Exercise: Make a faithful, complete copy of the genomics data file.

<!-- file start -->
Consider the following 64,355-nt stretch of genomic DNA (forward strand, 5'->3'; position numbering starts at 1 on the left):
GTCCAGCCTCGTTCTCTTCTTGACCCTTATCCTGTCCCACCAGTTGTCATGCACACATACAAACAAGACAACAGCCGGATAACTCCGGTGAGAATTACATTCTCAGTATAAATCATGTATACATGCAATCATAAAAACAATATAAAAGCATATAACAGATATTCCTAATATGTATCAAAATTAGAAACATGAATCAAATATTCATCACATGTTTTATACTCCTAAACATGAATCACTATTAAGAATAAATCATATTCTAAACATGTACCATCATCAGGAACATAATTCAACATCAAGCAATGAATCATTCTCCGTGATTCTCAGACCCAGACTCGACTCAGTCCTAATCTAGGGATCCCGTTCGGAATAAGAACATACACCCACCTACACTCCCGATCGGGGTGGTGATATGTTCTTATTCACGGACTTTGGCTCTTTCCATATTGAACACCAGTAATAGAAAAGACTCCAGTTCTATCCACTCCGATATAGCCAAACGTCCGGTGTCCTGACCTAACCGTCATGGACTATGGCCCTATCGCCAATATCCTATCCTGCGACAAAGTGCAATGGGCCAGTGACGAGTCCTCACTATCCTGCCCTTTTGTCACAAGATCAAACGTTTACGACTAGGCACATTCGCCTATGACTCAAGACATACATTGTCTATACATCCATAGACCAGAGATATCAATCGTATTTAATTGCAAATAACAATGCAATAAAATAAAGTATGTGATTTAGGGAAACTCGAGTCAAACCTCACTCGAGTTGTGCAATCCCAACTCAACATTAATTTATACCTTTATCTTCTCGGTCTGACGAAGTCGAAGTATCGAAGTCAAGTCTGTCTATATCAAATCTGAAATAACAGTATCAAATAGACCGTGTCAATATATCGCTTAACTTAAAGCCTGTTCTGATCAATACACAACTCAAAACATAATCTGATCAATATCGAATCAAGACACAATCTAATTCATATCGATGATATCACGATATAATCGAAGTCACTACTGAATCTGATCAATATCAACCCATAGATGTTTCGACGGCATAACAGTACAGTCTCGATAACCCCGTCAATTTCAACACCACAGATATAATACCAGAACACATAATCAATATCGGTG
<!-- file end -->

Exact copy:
Consider the following 64,355-nt stretch of genomic DNA (forward strand, 5'->3'; position numbering starts at 1 on the left):
GTCCAGCCTCGTTCTCTTCTTGACCCTTATCCTGTCCCACCAGTTGTCATGCACACATACAAACAAGACAACAGCCGGATAACTCCGGTGAGAATTACATTCTCAGTATAAATCATGTATACATGCAATCATAAAAACAATATAAAAGCATATAACAGATATTCCTAATATGTATCAAAATTAGAAACATGAATCAAATATTCATCACATGTTTTATACTCCTAAACATGAATCACTATTAAGAATAAATCATATTCTAAACATGTACCATCATCAGGAACATAATTCAACATCAAGCAATGAATCATTCTCCGTGATTCTCAGACCCAGACTCGACTCAGTCCTAATCTAGGGATCCCGTTCGGAATAAGAACATACACCCACCTACACTCCCGATCGGGGTGGTGATATGTTCTTATTCACGGACTTTGGCTCTTTCCATATTGAACACCAGTAATAGAAAAGACTCCAGTTCTATCCACTCCGATATAGCCAAACGTCCGGTGTCCTGACCTAACCGTCATGGACTATGGCCCTATCGCCAATATCCTATCCTGCGACAAAGTGCAATGGGCCAGTGACGAGTCCTCACTATCCTGCCCTTTTGTCACAAGATCAAACGTTTACGACTAGGCACATTCGCCTATGACTCAAGACATACATTGTCTATACATCCATAGACCAGAGATATCAATCGTATTTAATTGCAAATAACAATGCAATAAAATAAAGTATGTGATTTAGGGAAACTCGAGTCAAACCTCACTCGAGTTGTGCAATCCCAACTCAACATTAATTTATACCTTTATCTTCTCGGTCTGACGAAGTCGAAGTATCGAAGTCAAGTCTGTCTATATCAAATCTGAAATAACAGTATCAAATAGACCGTGTCAATATATCGCTTAACTTAAAGCCTGTTCTGATCAATACACAACTCAAAACATAATCTGATCAATATCGAATCAAGACACAATCTAATTCATATCGATGATATCACGATATAATCGAAGTCACTACTGAATCTGATCAATATCAACCCATAGATGTTTCGACGGCATAACAGTACAGTCTCGATAACCCCGTCAATTTCAACACCACAGATATAATACCAGAACACATAATCAATATCGGTG